01-09-2013 10:15 PM
I would like to seek help in analysis of my data set. I am looking at the effect of storage conditions (humidity and temperature) on germination of dormant seeds (over time). I set up my experiment as a split-split plot (main plot: humidity, subplot: temp and subsubplot: time) and I did two runs (seasons) to see whether treatment results are consistent. Results of the PROC univariate indicates that my data is not normal and is highly positively skewed (2.2). Can I still run an ANOVA with this? I would like to see whether factors I have (and their interactions are significant) and also whether the two runs are significant (which can indicate whether the runs can be combined or not. Attached is a data set and results of the proc univariate. Any help (specifically in writing the analysis code) is greatly appreciated.
01-10-2013 08:43 AM
Recall that the assumptions on ANOVA are that the residuals be relatively normally distributed, not necessarily the response variable. It really, really looks like your response variable is a count, and it really looks like it is zero-inflated (the median is zero). I suggest looking at the documentation for PROC GENMOD, especially for the zero-inflated models. The hard part will be correctly specifying a split-split plot, which is relatively easy to do in MIXED with RANDOM and REPEATED, or GLIMMIX with residual option in the RANDOM statement. However, neither of those will accurately fit a zero inflated model.
Check the SAS-L archives for many, many threads on fitting zero-inflated models.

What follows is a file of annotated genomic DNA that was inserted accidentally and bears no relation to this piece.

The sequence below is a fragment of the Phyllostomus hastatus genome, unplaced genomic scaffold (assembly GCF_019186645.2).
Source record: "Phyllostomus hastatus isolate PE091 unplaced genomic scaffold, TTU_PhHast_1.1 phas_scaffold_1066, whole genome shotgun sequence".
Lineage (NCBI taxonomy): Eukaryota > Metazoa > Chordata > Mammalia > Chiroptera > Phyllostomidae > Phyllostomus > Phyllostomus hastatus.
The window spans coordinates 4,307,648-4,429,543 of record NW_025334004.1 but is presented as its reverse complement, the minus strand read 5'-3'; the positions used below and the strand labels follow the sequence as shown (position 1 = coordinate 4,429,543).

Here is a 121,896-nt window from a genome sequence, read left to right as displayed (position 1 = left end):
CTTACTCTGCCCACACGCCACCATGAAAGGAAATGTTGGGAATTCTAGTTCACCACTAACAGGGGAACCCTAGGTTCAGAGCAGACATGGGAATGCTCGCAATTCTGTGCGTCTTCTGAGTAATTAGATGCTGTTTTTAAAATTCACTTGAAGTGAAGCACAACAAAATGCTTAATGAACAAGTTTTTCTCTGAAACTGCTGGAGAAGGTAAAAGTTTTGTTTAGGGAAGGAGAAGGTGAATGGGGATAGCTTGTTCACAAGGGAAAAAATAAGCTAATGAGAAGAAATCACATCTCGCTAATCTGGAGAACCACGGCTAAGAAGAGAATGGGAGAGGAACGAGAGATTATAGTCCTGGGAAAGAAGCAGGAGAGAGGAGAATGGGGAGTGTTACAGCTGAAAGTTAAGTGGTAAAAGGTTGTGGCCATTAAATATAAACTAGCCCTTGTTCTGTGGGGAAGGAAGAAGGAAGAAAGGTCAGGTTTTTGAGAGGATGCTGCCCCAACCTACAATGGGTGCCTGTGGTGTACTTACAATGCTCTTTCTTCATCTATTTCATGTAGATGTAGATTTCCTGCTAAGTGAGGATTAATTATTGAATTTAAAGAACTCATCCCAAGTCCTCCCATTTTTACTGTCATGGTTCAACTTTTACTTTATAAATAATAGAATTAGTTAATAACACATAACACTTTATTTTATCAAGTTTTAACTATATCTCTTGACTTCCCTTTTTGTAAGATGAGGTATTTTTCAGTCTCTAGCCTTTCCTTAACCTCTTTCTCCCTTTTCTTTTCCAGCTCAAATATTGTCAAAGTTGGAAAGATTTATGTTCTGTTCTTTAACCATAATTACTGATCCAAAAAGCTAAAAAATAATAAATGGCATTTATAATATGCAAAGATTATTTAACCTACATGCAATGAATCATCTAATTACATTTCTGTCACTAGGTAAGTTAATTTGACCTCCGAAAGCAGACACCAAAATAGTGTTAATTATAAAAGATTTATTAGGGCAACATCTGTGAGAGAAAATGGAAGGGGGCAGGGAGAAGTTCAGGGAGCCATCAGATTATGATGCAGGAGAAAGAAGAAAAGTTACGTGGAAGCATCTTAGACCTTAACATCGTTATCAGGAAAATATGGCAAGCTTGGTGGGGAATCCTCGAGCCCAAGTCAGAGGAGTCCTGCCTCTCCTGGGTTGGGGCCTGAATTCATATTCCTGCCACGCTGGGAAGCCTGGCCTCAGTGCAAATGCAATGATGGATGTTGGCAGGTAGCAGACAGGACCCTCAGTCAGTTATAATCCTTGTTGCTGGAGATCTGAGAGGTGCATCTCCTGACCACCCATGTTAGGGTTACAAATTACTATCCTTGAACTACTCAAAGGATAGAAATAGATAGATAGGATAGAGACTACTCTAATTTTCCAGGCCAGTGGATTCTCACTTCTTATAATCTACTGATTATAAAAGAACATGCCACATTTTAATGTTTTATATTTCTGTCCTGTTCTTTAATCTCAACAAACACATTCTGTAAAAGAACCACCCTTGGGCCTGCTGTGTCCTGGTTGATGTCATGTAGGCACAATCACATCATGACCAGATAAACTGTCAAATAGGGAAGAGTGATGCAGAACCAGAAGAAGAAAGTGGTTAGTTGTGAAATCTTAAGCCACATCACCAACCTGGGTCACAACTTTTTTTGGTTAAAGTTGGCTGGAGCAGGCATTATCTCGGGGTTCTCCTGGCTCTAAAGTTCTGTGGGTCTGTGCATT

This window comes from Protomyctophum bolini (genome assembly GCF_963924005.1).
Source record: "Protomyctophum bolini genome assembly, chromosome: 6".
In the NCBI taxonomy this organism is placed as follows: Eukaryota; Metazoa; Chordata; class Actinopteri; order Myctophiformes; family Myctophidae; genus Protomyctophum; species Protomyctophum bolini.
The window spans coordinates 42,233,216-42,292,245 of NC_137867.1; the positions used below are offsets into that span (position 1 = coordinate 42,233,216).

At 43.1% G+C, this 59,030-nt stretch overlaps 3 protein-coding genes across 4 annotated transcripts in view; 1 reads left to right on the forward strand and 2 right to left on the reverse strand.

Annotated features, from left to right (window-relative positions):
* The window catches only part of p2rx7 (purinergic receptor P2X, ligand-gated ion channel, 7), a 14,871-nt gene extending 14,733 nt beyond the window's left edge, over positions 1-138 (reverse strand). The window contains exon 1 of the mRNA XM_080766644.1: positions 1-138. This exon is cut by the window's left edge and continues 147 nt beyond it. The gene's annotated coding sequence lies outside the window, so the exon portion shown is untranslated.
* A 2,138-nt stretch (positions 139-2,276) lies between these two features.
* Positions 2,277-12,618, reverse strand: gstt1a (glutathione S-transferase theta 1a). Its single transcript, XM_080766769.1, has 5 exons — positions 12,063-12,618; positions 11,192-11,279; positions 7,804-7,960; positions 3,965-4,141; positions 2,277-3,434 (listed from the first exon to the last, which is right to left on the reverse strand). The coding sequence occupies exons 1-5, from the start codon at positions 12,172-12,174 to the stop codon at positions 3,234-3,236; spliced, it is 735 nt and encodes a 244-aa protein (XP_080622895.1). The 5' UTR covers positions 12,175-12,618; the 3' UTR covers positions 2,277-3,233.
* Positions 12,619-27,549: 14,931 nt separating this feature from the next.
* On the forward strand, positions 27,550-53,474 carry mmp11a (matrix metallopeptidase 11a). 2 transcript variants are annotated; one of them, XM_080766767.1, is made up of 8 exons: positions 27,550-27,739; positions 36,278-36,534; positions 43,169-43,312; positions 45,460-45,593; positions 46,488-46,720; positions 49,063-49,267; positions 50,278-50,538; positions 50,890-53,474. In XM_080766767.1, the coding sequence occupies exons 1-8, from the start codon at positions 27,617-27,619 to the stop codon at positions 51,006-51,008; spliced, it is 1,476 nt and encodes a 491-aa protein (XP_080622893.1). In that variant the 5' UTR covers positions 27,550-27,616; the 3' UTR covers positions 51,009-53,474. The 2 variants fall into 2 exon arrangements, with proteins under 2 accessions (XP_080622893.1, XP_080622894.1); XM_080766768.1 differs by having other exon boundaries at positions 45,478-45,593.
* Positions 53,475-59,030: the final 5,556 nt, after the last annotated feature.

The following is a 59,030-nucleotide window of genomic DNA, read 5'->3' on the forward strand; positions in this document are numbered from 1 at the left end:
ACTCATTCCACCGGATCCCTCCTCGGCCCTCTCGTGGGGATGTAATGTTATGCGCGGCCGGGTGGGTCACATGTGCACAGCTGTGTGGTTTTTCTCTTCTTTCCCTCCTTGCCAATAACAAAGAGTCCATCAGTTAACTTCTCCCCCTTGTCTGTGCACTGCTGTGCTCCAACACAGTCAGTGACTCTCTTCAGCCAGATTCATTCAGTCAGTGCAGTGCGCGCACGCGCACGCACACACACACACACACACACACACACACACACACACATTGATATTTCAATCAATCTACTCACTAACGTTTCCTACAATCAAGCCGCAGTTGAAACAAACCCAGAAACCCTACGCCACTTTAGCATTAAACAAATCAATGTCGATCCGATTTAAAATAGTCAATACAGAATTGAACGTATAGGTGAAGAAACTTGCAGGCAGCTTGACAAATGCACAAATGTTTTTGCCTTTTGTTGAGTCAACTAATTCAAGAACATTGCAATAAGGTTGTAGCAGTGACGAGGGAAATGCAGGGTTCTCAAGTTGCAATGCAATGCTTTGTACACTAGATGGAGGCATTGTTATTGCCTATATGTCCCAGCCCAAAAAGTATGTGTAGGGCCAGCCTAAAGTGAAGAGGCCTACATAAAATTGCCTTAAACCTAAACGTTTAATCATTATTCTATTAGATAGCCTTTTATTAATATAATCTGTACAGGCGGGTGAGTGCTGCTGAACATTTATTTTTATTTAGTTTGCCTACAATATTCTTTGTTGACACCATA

01-10-2013 01:20 PM
Thanks for this!
Re: Data. Yes, the response variable is a count, specifically percent germination (i.e. number of germinated seeds/50 seeds).
I'll check the archives and see what I'll find. Thanks again for your help.
01-10-2013 03:35 PM
Umm. That would be a proportion, bounded below by zero and above by 1. Neither the Poisson nor negative binomial really is applicable, because you have a maximum count 50 (out of 50) that would show up in your data as 100. So that means no "zero inflation."
I thought about this a little bit, and really wanted to use a binomial distribution, but it has convergence problems. So, since you do not have any 100% obs, I did the add a trivial bit to all values, and used a beta distribution.
proc glimmix data=germ2 method=rspl abspconv=1e-8;
class humidity temp rep season month;
nloptions tech=quanew maxiter=2000 ;
random month/residual subject=humidity*temp*season*rep type=sp(pow)(monthx);
lsmeans humidity|temp|season|month/cl ilink;
This ran for me. The point estimates obtained with the ilink option should be adjusted for the 0.0001 added.
I have some ideas about how to approach the zero inflation idea, using a fixed offset, but that is for a later post.